Lockheed Martin to Develop Learning Software to Assist and Train U.S. Air Force Planners

May 09, 2006, 01:00 ET from Lockheed Martin

    CHERRY HILL, N.J., May 9 /PRNewswire-FirstCall/ -- The Defense Advanced
 Research Projects Agency (DARPA) awarded Lockheed Martin (NYSE:   LMT) a $22
 million, 48-month contract to develop the Generalized Integrated Learning
 Architecture (GILA). GILA will help U.S. Air Force planners leverage the
 skills of expert operators to better control air space over the battlefield
 and to transfer expert knowledge to inexperienced personnel.
     Lockheed Martin Advanced Technology Laboratories (ATL) will use
 advanced machine learning and planning research from top university
 teammates on U.S. Air Force systems and processes provided by Lockheed
 Martin Integrated Systems and Solutions (IS&S), Colorado Springs, CO. It
 will then integrate the results into tools for military planners, starting
 with WEBAD -- a web-based tool for airspace deconfliction.
     Planners in air operations centers use an Airspace Control Order (ACO)
 to define and control four-dimensional, time-space volumes in which an
 increasing number of manned and unmanned aerial vehicles (UAVs) and weapons
 remain separated, or "deconflicted." The dynamics of warfare make
 deconfliction difficult, which endangers pilots and reduces the
 effectiveness of aerial assets, particularly large numbers of UAVs. Adding
 to that difficulty are frequent rotations of personnel and a desire to
 reduce staff.
     GILA will help create the ACO by automatically learning the planner's
 tasks from an expert -- often by using only one example. Eventually it will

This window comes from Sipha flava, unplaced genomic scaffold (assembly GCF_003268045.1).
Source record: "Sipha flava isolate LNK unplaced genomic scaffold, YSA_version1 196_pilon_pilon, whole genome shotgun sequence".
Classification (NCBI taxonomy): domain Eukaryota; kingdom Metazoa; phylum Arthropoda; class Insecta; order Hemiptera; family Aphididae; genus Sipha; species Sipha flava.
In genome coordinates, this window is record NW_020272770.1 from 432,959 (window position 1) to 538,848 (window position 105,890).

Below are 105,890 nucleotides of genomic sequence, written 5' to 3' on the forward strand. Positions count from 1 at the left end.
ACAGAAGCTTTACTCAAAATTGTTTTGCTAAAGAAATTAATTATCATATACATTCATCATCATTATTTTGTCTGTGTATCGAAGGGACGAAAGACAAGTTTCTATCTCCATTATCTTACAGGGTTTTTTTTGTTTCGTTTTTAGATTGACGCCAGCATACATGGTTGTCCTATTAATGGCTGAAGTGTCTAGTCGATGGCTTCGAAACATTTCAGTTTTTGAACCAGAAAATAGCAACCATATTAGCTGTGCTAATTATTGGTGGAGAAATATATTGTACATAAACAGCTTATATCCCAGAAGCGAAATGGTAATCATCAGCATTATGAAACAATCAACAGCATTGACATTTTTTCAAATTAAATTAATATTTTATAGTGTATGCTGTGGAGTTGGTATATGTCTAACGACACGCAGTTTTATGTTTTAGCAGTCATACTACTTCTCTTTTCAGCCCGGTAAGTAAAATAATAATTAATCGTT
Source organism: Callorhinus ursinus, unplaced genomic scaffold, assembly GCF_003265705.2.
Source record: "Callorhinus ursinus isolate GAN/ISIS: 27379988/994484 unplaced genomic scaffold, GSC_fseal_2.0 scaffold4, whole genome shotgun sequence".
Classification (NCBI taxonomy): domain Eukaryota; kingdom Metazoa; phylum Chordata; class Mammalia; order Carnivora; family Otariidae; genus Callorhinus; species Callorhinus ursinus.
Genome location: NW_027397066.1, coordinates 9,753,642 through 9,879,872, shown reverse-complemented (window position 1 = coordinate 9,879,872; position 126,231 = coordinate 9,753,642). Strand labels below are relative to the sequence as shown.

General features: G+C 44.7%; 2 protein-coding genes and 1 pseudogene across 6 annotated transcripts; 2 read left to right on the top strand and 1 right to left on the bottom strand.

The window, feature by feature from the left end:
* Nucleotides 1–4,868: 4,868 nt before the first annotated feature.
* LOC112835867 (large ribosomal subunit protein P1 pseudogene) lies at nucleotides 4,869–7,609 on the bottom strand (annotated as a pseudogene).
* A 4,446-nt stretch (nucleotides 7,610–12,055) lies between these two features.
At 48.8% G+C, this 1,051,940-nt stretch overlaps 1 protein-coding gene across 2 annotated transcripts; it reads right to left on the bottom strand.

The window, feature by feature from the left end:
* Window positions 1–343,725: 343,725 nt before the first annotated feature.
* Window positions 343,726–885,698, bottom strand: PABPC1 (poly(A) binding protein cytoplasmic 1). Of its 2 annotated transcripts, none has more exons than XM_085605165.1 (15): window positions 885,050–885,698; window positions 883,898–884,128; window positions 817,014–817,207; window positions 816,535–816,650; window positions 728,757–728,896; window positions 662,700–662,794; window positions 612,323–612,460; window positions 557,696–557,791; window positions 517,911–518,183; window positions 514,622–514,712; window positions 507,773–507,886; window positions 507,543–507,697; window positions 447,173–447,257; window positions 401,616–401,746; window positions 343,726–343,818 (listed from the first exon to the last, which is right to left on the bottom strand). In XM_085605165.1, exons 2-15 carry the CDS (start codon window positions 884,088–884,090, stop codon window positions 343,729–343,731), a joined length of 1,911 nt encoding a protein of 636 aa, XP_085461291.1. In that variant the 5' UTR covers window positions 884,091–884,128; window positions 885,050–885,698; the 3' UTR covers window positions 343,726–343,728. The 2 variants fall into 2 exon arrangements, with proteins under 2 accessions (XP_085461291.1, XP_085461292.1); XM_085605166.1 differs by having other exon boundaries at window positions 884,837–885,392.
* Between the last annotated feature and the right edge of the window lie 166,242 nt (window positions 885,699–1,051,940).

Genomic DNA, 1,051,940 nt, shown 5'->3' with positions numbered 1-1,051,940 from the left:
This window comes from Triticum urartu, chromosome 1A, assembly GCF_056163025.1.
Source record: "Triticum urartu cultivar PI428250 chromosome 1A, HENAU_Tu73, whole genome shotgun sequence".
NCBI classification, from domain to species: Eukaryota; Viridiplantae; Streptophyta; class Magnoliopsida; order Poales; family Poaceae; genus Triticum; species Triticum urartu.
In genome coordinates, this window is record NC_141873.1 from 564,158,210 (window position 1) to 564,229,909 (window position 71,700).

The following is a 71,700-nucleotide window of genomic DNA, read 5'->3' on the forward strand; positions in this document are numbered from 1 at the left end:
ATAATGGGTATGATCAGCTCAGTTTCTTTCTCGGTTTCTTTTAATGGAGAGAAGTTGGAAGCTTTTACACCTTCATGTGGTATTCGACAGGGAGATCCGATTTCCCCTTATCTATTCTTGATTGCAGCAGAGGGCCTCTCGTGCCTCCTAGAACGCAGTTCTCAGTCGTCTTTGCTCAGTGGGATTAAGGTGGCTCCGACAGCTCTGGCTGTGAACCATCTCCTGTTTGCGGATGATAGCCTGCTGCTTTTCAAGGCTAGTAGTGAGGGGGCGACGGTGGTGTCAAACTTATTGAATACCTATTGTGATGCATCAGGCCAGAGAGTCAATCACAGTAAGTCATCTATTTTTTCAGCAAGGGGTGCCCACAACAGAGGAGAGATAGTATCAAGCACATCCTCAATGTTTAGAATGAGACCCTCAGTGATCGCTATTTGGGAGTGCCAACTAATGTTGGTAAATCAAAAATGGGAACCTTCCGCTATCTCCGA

outperform the novice human planner by 125 percent while giving the
 inexperienced user an embedded, accelerated training capability.
     "GILA will revolutionize the way expert skill and knowledge are
 captured and transferred," said Ken Whitebread, GILA principal investigator
 at Lockheed Martin ATL. "Using planning, learning and reasoning
 technologies, GILA will know what to learn, why it's important to learn it,
 and how to focus resources to quickly achieve that learning."
     Teammate James Hendler, professor and director of the Joint Institute
 for Knowledge Discovery at University of Maryland, said GILA will be a
 notable challenge. "We have a team with some of the top researchers in the
 country coupled with Lockheed Martin's research and integration expertise.
 To get a system that can learn at the level this one must in four years is
 one of the hardest problems DARPA has tackled in modern times. "
     GILA technology could extend to other planning processes, significantly
 improving the U.S. Air Force's capability to rapidly and safely use large
 numbers of manned and unmanned aircraft and weapons.
     Lockheed Martin ATL leads the team that includes Lockheed Martin IS&S,
 Lockheed Martin Advanced Technology Center, University of Maryland, Georgia
 Institute of Technology, Georgia Tech Research Institute, University of
 Illinois, Arizona State University, Stanford University, University of
 Massachusetts, University of Wyoming, Oregon State University, and Fujitsu
 Laboratories of America.
     Headquartered in Bethesda, Md., Lockheed Martin employs about 135,000
 people worldwide and is principally engaged in the research, design,
 development, manufacture, integration and sustainment of advanced
 technology systems, products and services.
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SOURCE Lockheed Martin